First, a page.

THE US dollar has fallen against most major currencies today as data suggested low wages will most likely discourage the Federal Reserve from raising interest rates.
Joe Manimbo, senior market analyst at Western Union Business Solutions in Washington said: “Mixed messages on America’s labor market last week largely offset and, importantly, failed to move the dial in favour of faster rate hikes from the Fed.
“To excite the dollar and move the needle for the Fed to raise rates at a quicker pace, wage growth would need to move above 3 percent.”
The Federal Reserve will be meeting next week to decide whether or not to raise interest rates.
Non-farm payroll employment is a compiled name for goods, construction and manufacturing companies in the US. It does not include farm workers, private household employees, or non-profit organisation employees.
Average hourly earnings rose by four cents or 0.1 percent, to $26.75 in February which is a slowdown from the 0.3 percent rise in January. This lowered the year-on-year increase in average hourly earnings to 2.6 percent from 2.8 percent in January.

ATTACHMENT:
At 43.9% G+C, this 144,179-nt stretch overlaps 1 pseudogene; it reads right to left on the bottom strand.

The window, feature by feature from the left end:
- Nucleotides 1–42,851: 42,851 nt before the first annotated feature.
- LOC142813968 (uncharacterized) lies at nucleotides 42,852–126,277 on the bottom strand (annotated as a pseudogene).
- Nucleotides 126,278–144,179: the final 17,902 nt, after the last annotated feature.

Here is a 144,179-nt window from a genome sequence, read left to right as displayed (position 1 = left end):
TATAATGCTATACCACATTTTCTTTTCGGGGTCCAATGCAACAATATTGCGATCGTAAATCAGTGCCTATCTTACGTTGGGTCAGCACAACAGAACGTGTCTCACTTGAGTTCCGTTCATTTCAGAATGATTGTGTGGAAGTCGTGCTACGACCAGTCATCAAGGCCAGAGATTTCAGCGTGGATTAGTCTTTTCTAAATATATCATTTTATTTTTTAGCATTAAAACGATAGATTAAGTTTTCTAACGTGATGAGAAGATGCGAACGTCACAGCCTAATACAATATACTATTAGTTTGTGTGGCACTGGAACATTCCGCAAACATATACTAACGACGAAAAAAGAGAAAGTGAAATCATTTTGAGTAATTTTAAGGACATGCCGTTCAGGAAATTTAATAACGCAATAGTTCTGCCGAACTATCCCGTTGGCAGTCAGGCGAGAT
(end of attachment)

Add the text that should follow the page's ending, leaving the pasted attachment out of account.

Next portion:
To add to the pressure on the dollar, US President Donald Trump’s imposed tariffs on steel and aluminium imports has lead to an air of uncertainty regarding US tariff protectionism.
“Generally speaking, we think that protectionist regimes do not necessarily support a strong domestic currency either.”
The dollar fell as the Dow Jones dropped 150 points. The S&P500 is trading flat whilst the Nasdaq composite increased by 0.3 percent.